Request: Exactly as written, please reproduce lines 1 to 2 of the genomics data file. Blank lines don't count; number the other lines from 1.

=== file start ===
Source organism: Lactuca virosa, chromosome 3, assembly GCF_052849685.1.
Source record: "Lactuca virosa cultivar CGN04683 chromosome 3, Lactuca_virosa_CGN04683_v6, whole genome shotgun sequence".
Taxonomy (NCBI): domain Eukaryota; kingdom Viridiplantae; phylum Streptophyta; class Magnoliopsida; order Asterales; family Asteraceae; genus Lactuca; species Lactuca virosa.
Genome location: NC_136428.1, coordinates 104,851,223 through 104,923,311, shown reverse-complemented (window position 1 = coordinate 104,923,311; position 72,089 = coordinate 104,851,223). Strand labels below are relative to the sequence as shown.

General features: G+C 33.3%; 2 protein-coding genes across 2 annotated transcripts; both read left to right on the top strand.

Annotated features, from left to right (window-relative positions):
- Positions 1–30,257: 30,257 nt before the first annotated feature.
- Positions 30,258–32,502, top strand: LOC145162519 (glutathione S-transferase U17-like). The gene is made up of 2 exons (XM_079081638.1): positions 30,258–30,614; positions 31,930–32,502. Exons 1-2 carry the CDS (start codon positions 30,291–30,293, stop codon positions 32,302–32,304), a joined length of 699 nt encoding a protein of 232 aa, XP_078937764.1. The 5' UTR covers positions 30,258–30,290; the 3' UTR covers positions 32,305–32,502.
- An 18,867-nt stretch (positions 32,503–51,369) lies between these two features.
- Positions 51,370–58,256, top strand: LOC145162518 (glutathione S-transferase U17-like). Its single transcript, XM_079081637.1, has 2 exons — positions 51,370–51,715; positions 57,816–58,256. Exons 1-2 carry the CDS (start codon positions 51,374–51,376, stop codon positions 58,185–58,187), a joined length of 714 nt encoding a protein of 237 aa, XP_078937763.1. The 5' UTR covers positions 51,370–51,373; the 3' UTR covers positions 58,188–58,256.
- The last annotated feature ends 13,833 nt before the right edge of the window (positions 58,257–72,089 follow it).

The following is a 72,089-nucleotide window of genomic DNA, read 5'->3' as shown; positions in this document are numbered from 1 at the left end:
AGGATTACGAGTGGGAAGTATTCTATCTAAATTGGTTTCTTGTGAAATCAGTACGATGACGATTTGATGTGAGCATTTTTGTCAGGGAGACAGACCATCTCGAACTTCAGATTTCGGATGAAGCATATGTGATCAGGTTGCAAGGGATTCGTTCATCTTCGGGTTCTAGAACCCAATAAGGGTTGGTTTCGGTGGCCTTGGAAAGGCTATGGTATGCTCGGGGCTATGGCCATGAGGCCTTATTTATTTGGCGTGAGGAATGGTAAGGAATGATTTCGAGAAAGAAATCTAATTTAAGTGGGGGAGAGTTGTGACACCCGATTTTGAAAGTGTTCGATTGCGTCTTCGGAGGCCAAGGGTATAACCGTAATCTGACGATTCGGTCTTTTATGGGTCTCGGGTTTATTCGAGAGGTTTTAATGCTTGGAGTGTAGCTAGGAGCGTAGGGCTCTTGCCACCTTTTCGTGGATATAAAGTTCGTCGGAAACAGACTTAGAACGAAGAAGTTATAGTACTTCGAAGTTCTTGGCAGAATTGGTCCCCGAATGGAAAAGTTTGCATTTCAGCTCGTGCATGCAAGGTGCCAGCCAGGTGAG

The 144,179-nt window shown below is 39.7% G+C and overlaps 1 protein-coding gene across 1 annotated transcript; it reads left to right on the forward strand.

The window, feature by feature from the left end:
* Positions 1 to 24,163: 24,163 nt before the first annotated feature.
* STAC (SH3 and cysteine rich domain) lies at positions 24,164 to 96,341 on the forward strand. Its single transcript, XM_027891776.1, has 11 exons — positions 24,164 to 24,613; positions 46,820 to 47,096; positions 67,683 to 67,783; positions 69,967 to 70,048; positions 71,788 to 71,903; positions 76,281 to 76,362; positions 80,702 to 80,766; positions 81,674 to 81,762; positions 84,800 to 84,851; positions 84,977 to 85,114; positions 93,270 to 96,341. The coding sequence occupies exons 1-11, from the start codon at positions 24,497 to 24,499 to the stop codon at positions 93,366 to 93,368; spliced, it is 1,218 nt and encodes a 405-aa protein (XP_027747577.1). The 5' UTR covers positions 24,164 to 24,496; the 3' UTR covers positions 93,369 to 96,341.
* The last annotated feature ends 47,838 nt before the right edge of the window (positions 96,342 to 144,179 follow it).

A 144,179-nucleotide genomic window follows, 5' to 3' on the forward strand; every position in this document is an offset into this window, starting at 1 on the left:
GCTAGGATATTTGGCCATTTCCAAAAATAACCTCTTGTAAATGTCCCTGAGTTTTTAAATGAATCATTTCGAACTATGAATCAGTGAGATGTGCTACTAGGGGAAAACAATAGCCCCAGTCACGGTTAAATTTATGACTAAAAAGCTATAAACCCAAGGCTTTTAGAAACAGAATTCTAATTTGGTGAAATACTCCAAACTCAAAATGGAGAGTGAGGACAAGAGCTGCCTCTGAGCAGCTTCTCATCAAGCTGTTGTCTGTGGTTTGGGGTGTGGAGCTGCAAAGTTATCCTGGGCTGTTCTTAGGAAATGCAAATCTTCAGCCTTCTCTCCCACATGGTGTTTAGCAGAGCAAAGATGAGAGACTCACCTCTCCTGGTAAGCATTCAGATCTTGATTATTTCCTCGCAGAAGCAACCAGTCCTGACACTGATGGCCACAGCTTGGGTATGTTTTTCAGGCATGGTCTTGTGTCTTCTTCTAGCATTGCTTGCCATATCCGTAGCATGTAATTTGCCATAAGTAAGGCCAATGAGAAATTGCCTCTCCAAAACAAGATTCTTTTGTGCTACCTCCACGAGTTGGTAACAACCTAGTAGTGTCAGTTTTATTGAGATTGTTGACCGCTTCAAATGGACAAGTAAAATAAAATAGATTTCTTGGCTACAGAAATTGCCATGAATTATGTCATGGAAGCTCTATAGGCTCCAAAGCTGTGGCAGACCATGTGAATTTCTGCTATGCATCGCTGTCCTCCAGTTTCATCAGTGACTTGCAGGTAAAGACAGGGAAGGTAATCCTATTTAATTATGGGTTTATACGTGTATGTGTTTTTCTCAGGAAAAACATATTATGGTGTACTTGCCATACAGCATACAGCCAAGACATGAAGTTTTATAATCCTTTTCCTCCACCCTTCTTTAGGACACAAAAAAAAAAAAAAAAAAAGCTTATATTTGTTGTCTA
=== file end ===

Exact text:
Source organism: Lactuca virosa, chromosome 3, assembly GCF_052849685.1.
Source record: "Lactuca virosa cultivar CGN04683 chromosome 3, Lactuca_virosa_CGN04683_v6, whole genome shotgun sequence".